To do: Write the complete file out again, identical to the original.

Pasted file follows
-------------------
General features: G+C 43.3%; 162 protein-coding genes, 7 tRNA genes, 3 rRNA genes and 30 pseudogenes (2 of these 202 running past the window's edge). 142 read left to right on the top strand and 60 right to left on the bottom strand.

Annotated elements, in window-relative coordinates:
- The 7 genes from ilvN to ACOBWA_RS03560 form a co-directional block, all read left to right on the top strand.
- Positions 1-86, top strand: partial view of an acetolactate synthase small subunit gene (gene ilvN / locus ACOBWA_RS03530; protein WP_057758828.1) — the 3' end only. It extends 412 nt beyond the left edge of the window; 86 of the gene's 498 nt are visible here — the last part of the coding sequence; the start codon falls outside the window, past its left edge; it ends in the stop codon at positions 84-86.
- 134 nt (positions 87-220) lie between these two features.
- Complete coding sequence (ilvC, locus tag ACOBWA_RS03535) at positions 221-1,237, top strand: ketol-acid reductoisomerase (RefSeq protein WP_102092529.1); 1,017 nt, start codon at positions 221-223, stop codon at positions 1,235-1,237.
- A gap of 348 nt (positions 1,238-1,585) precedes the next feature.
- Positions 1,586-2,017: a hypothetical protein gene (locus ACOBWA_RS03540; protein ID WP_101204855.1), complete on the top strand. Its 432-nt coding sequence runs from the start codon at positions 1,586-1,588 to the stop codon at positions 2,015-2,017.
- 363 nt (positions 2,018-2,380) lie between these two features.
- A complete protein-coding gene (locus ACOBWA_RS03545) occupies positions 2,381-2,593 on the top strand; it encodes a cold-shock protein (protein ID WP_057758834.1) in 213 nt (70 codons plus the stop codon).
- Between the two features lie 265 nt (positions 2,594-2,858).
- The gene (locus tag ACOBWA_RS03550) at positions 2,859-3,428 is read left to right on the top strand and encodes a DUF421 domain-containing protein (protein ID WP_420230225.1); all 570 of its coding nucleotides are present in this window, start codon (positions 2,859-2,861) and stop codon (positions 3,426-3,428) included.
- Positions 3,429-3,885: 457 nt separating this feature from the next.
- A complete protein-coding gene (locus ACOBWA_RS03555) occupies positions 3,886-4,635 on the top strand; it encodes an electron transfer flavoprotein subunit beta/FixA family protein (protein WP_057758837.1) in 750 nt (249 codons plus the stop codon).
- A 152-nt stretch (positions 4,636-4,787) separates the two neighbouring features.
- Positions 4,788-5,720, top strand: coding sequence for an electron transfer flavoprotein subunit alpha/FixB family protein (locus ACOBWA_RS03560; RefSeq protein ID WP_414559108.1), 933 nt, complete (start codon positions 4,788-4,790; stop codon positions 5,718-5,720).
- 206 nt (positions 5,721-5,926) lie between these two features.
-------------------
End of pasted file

General features: G+C 43.3%; 162 protein-coding genes, 7 tRNA genes, 3 rRNA genes and 30 pseudogenes (2 of these 202 running past the window's edge). 142 read left to right on the top strand and 60 right to left on the bottom strand.

Annotated elements, in window-relative coordinates:
- The 7 genes from ilvN to ACOBWA_RS03560 form a co-directional block, all read left to right on the top strand.
- Positions 1-86, top strand: partial view of an acetolactate synthase small subunit gene (gene ilvN / locus ACOBWA_RS03530; protein WP_057758828.1) — the 3' end only. It extends 412 nt beyond the left edge of the window; 86 of the gene's 498 nt are visible here — the last part of the coding sequence; the start codon falls outside the window, past its left edge; it ends in the stop codon at positions 84-86.
- 134 nt (positions 87-220) lie between these two features.
- Complete coding sequence (ilvC, locus tag ACOBWA_RS03535) at positions 221-1,237, top strand: ketol-acid reductoisomerase (RefSeq protein WP_102092529.1); 1,017 nt, start codon at positions 221-223, stop codon at positions 1,235-1,237.
- A gap of 348 nt (positions 1,238-1,585) precedes the next feature.
- Positions 1,586-2,017: a hypothetical protein gene (locus ACOBWA_RS03540; protein ID WP_101204855.1), complete on the top strand. Its 432-nt coding sequence runs from the start codon at positions 1,586-1,588 to the stop codon at positions 2,015-2,017.
- 363 nt (positions 2,018-2,380) lie between these two features.
- A complete protein-coding gene (locus ACOBWA_RS03545) occupies positions 2,381-2,593 on the top strand; it encodes a cold-shock protein (protein ID WP_057758834.1) in 213 nt (70 codons plus the stop codon).
- Between the two features lie 265 nt (positions 2,594-2,858).
- The gene (locus tag ACOBWA_RS03550) at positions 2,859-3,428 is read left to right on the top strand and encodes a DUF421 domain-containing protein (protein ID WP_420230225.1); all 570 of its coding nucleotides are present in this window, start codon (positions 2,859-2,861) and stop codon (positions 3,426-3,428) included.
- Positions 3,429-3,885: 457 nt separating this feature from the next.
- A complete protein-coding gene (locus ACOBWA_RS03555) occupies positions 3,886-4,635 on the top strand; it encodes an electron transfer flavoprotein subunit beta/FixA family protein (protein WP_057758837.1) in 750 nt (249 codons plus the stop codon).
- A 152-nt stretch (positions 4,636-4,787) separates the two neighbouring features.
- Positions 4,788-5,720, top strand: coding sequence for an electron transfer flavoprotein subunit alpha/FixB family protein (locus ACOBWA_RS03560; RefSeq protein ID WP_414559108.1), 933 nt, complete (start codon positions 4,788-4,790; stop codon positions 5,718-5,720).
- 206 nt (positions 5,721-5,926) lie between these two features.